The Real Deal New York

New York on top, but Asian cities gaining

April 02, 2012 02:00PM

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From left: New York City, Shanghai and Beijing

Gotham topped a list of 66 metropolitan areas, measured by “clout,” in the Global Cities Index, released today by Bloomberg Rankings. The index measures “business activity; labor force; access to media and information; cultural amenities and political influence,” Bloomberg News said.

Beijing and Singapore are nipping at New York City’s heels, however, the study shows. In the next 10 to 20 years those cities are expected to overtake the city on the index.

Climate change and the stratification of wealth are among the things expected to be problematic for New York City, Bloomberg News said.

“The growing chasm between the very rich and the poor,” said James Parrott, chief economist at the Fiscal Policy Institute, “weakens our consumer base [and] makes it harder for the city to remain a truly open society with lots of opportunity.”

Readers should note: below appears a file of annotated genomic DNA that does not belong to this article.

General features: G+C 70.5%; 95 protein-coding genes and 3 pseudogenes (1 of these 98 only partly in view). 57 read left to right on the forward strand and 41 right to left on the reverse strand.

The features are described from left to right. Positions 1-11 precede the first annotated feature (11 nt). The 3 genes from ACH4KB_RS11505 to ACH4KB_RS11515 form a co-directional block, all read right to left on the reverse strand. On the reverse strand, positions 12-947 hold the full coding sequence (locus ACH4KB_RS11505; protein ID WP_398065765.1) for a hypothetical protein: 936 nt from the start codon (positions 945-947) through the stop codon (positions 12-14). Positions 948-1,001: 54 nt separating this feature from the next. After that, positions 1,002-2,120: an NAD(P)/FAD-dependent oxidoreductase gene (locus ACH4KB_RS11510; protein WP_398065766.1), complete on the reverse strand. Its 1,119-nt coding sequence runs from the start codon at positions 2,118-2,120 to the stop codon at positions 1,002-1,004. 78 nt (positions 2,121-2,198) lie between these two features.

But the recent addition of the massive Cornell-Technion campus on Roosevelt Island worked in New York City’s favor.

“Our goal was to find a measure that would help corporate and government decision-makers determine which of the world’s cities will best attract and shape the future flow of people, ideas, capital and goods,” said Mike Hales, a partner at consulting firm A.T. Kearney, which aided in the study. [Bloomberg News]

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